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speedywilfork t1_j3r1wsw wrote

duh, humans are just biological machines evolved to be efficient


abrandis t1_j3srj40 wrote

True to some degree, but there are no wheels in the animal not all biological machines the most efficient


Mragftw t1_j3svvtw wrote

I'm just trying to picture how a wheel would look evolved on a living organism... like it would require the ability to spin freely and I can't think of a single thing that can do that in nature


abrandis t1_j3swxvn wrote

There isn't , there are some animals that can coil themselves (centipedes, caterpillars) into a shape of a wheel/circle and roll or have the wind push them, but no none in the animal kingdom. I suspect because a free rotating wheel would be disconnected from the body that grew it...


deepdivisions t1_j3t02et wrote

I think the larger issue is that wheels don't scale well beyond flagellum type structures on a single cell; there isn't a path to scaling up to a larger wheel.


RoHouse t1_j3zly9h wrote

Which honestly wouldn't be that big of a problem, we've seen crazier stuff in nature before. The issue is that a wheel is a bad and inefficient design for the surface of Earth, which is rough, sloped, covered with stuff, dry, sticky etc. As humans we didn't invent only wheels, we also invented roads to go along with them and leveled rock formations, hills, forests etc to build them. In a fully natural world without roads, wheels are useless.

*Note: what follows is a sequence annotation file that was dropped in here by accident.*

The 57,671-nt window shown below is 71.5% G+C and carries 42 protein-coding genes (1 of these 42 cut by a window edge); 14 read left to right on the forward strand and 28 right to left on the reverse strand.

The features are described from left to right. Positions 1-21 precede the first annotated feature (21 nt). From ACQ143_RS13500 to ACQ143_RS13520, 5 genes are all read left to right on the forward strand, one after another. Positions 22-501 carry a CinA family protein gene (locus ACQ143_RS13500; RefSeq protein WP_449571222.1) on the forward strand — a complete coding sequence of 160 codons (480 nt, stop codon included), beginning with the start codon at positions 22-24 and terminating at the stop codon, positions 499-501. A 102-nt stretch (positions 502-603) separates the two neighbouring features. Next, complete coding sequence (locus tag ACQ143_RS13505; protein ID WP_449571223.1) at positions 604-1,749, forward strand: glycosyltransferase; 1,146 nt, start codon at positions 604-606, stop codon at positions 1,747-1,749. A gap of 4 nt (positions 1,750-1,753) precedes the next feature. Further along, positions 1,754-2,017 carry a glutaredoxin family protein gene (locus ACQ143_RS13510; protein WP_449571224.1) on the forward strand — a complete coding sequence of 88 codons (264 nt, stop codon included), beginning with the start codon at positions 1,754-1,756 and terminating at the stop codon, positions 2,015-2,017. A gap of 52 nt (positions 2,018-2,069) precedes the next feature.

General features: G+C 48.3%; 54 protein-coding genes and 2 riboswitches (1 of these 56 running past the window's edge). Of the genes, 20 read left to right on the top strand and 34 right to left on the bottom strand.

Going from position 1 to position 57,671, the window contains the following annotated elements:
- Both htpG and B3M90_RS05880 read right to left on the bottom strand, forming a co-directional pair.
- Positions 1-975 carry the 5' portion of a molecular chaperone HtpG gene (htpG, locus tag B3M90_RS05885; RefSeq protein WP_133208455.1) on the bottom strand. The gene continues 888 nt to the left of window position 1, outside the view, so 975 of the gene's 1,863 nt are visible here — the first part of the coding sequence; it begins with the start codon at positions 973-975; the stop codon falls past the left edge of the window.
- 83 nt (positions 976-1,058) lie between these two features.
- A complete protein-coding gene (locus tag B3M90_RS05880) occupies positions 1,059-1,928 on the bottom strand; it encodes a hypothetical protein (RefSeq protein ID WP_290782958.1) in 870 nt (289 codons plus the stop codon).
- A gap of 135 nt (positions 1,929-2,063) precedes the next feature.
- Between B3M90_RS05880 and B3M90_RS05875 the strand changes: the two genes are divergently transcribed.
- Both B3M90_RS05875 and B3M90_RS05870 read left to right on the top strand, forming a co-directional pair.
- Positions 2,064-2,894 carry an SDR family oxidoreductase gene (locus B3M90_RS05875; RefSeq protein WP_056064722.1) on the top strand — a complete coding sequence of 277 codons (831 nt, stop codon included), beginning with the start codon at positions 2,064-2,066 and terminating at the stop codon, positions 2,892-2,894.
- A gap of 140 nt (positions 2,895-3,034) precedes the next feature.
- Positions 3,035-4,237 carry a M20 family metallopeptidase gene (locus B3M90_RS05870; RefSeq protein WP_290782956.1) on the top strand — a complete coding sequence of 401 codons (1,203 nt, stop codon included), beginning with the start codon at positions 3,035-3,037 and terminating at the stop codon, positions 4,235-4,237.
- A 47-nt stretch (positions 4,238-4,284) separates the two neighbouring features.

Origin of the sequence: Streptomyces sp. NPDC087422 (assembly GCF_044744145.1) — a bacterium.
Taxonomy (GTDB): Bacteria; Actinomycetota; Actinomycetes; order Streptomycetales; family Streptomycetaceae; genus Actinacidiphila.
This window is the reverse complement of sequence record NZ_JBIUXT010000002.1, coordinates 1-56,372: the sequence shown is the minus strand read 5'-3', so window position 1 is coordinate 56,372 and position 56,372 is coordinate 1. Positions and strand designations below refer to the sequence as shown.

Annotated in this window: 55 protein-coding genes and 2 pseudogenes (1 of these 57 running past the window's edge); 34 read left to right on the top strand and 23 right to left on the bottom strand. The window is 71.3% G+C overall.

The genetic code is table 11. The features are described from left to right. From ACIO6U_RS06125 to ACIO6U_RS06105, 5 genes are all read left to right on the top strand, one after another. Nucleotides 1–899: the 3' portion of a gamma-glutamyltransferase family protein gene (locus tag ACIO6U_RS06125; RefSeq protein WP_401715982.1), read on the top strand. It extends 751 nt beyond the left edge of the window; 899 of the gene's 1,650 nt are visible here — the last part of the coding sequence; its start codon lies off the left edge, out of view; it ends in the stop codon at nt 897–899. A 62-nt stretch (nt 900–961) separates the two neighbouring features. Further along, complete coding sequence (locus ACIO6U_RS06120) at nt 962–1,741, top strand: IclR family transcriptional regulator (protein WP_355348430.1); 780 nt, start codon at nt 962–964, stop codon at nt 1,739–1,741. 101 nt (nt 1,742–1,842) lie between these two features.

BalrogPoop t1_j40dy0b wrote

Probably because wheels aren't very versatile compared to limbs, you can't defend yourself with a wheel like a foot or a fist. Also biologically difficult to grow since youd need some way of controlling them but I can't think how you'd do do the physical attachments in a biological sense since animals tend to be made up of long stringy fibers or hard shells.


pierifle t1_j3y0zoy wrote

Planthoppers have gears, if that counts


pakarne t1_j3sn72w wrote

"Breaking news: Planes look like Birds.. coincidence? We think so!"